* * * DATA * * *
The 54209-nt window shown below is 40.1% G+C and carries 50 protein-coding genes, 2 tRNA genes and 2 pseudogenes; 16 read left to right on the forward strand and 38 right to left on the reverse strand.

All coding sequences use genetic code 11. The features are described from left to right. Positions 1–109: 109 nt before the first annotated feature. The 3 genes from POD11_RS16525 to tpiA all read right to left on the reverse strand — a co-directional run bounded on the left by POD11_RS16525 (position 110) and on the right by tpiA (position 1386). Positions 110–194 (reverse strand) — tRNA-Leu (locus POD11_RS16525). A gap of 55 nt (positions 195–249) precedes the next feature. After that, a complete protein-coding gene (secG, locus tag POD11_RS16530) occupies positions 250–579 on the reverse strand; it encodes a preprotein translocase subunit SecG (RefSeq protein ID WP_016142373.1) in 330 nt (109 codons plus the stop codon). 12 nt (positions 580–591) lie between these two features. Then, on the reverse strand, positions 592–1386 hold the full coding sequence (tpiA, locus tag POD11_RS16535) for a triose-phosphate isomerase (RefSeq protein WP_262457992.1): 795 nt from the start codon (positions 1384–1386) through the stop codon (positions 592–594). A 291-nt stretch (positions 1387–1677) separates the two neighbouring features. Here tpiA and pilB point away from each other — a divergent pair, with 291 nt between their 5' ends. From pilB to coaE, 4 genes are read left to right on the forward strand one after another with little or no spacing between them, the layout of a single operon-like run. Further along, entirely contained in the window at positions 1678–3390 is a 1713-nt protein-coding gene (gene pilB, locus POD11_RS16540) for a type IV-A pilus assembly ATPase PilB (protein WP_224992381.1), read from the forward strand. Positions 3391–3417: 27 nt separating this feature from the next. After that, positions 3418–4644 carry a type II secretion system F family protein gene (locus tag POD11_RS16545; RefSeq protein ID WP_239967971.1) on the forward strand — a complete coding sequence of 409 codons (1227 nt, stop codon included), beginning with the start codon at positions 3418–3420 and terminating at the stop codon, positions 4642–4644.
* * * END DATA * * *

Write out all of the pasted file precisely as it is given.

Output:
The 54209-nt window shown below is 40.1% G+C and carries 50 protein-coding genes, 2 tRNA genes and 2 pseudogenes; 16 read left to right on the forward strand and 38 right to left on the reverse strand.

All coding sequences use genetic code 11. The features are described from left to right. Positions 1–109: 109 nt before the first annotated feature. The 3 genes from POD11_RS16525 to tpiA all read right to left on the reverse strand — a co-directional run bounded on the left by POD11_RS16525 (position 110) and on the right by tpiA (position 1386). Positions 110–194 (reverse strand) — tRNA-Leu (locus POD11_RS16525). A gap of 55 nt (positions 195–249) precedes the next feature. After that, a complete protein-coding gene (secG, locus tag POD11_RS16530) occupies positions 250–579 on the reverse strand; it encodes a preprotein translocase subunit SecG (RefSeq protein ID WP_016142373.1) in 330 nt (109 codons plus the stop codon). 12 nt (positions 580–591) lie between these two features. Then, on the reverse strand, positions 592–1386 hold the full coding sequence (tpiA, locus tag POD11_RS16535) for a triose-phosphate isomerase (RefSeq protein WP_262457992.1): 795 nt from the start codon (positions 1384–1386) through the stop codon (positions 592–594). A 291-nt stretch (positions 1387–1677) separates the two neighbouring features. Here tpiA and pilB point away from each other — a divergent pair, with 291 nt between their 5' ends. From pilB to coaE, 4 genes are read left to right on the forward strand one after another with little or no spacing between them, the layout of a single operon-like run. Further along, entirely contained in the window at positions 1678–3390 is a 1713-nt protein-coding gene (gene pilB, locus POD11_RS16540) for a type IV-A pilus assembly ATPase PilB (protein WP_224992381.1), read from the forward strand. Positions 3391–3417: 27 nt separating this feature from the next. After that, positions 3418–4644 carry a type II secretion system F family protein gene (locus tag POD11_RS16545; RefSeq protein ID WP_239967971.1) on the forward strand — a complete coding sequence of 409 codons (1227 nt, stop codon included), beginning with the start codon at positions 3418–3420 and terminating at the stop codon, positions 4642–4644.